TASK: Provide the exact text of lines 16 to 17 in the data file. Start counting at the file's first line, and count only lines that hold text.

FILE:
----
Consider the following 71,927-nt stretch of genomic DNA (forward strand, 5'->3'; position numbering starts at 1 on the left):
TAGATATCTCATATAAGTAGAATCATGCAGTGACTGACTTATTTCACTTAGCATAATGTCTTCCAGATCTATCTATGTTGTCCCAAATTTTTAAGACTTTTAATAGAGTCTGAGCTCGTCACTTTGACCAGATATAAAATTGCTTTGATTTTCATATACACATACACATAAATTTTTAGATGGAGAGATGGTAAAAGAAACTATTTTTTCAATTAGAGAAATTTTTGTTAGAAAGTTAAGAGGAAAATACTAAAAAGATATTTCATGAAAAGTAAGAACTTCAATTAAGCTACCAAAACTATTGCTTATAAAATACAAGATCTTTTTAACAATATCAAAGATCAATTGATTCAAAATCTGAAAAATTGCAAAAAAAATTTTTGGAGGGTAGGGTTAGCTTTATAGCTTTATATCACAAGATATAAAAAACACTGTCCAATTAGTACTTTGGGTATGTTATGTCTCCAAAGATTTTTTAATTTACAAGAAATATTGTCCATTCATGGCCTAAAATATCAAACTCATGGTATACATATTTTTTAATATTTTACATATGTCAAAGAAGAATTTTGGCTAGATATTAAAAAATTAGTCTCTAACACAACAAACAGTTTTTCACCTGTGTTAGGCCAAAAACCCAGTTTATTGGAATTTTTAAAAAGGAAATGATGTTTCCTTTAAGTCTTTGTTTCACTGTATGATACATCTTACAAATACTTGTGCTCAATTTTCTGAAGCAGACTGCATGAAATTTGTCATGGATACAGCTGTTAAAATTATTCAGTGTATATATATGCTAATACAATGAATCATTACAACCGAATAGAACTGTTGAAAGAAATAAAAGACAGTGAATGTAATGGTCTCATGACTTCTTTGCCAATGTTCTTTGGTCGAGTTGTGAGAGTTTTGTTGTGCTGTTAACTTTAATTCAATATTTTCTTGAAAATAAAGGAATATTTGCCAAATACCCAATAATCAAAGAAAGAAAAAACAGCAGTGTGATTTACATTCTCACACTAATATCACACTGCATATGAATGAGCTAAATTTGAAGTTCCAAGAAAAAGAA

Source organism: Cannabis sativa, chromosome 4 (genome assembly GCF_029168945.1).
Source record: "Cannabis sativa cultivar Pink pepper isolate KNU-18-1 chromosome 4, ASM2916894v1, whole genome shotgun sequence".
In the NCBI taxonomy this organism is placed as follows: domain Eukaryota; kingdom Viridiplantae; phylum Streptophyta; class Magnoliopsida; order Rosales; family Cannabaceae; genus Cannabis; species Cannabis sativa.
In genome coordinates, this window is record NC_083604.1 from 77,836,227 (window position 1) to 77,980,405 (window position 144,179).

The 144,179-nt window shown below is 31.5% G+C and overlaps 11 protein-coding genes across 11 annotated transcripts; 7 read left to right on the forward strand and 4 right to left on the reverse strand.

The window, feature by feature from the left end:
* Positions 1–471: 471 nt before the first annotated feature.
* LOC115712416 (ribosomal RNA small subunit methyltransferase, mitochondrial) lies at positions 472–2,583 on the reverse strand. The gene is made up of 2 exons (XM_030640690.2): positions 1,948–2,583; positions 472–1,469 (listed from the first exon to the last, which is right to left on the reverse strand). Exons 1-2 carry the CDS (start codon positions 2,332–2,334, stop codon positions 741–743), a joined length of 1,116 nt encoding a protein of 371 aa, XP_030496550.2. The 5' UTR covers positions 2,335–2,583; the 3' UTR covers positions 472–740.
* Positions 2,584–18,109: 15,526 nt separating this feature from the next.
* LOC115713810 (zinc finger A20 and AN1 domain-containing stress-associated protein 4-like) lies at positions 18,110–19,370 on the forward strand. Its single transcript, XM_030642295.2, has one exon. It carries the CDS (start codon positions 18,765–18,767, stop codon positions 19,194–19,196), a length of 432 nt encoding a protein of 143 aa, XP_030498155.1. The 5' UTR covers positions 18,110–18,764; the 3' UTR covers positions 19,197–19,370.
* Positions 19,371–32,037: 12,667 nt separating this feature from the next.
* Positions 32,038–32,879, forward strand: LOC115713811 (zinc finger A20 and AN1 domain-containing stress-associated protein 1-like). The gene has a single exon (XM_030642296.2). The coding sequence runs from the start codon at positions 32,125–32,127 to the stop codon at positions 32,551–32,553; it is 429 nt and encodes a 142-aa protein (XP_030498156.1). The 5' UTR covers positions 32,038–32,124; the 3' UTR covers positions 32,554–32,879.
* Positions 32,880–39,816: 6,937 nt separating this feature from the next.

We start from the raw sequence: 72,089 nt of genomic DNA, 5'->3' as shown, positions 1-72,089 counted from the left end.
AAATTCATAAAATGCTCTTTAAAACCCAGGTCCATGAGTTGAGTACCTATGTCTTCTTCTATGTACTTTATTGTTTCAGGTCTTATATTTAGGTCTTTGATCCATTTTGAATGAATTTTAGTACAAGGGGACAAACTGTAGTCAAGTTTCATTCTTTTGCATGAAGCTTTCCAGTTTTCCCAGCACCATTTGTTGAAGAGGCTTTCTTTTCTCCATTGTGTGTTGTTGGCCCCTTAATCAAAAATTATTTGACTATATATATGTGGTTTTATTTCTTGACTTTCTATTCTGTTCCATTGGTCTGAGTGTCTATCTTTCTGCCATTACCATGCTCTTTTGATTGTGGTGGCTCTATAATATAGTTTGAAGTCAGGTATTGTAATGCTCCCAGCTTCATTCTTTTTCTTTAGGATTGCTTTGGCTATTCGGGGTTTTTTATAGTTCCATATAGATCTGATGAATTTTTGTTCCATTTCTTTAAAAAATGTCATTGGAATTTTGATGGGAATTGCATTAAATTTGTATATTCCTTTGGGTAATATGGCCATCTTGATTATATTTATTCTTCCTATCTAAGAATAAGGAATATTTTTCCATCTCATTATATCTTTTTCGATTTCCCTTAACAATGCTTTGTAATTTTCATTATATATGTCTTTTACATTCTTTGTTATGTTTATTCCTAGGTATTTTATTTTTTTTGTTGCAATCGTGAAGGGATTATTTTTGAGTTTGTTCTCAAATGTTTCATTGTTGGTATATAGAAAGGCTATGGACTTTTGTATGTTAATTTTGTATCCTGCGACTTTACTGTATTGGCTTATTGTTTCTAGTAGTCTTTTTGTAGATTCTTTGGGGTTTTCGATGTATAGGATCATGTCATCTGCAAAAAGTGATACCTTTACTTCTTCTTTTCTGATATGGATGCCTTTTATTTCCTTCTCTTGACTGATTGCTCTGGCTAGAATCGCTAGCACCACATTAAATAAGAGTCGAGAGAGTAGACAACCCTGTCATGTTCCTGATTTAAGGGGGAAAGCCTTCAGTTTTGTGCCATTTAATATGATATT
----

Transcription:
We start from the raw sequence: 72,089 nt of genomic DNA, 5'->3' as shown, positions 1-72,089 counted from the left end.
AAATTCATAAAATGCTCTTTAAAACCCAGGTCCATGAGTTGAGTACCTATGTCTTCTTCTATGTACTTTATTGTTTCAGGTCTTATATTTAGGTCTTTGATCCATTTTGAATGAATTTTAGTACAAGGGGACAAACTGTAGTCAAGTTTCATTCTTTTGCATGAAGCTTTCCAGTTTTCCCAGCACCATTTGTTGAAGAGGCTTTCTTTTCTCCATTGTGTGTTGTTGGCCCCTTAATCAAAAATTATTTGACTATATATATGTGGTTTTATTTCTTGACTTTCTATTCTGTTCCATTGGTCTGAGTGTCTATCTTTCTGCCATTACCATGCTCTTTTGATTGTGGTGGCTCTATAATATAGTTTGAAGTCAGGTATTGTAATGCTCCCAGCTTCATTCTTTTTCTTTAGGATTGCTTTGGCTATTCGGGGTTTTTTATAGTTCCATATAGATCTGATGAATTTTTGTTCCATTTCTTTAAAAAATGTCATTGGAATTTTGATGGGAATTGCATTAAATTTGTATATTCCTTTGGGTAATATGGCCATCTTGATTATATTTATTCTTCCTATCTAAGAATAAGGAATATTTTTCCATCTCATTATATCTTTTTCGATTTCCCTTAACAATGCTTTGTAATTTTCATTATATATGTCTTTTACATTCTTTGTTATGTTTATTCCTAGGTATTTTATTTTTTTTGTTGCAATCGTGAAGGGATTATTTTTGAGTTTGTTCTCAAATGTTTCATTGTTGGTATATAGAAAGGCTATGGACTTTTGTATGTTAATTTTGTATCCTGCGACTTTACTGTATTGGCTTATTGTTTCTAGTAGTCTTTTTGTAGATTCTTTGGGGTTTTCGATGTATAGGATCATGTCATCTGCAAAAAGTGATACCTTTACTTCTTCTTTTCTGATATGGATGCCTTTTATTTCCTTCTCTTGACTGATTGCTCTGGCTAGAATCGCTAGCACCACATTAAATAAGAGTCGAGAGAGTAGACAACCCTGTCATGTTCCTGATTTAAGGGGGAAAGCCTTCAGTTTTGTGCCATTTAATATGATATT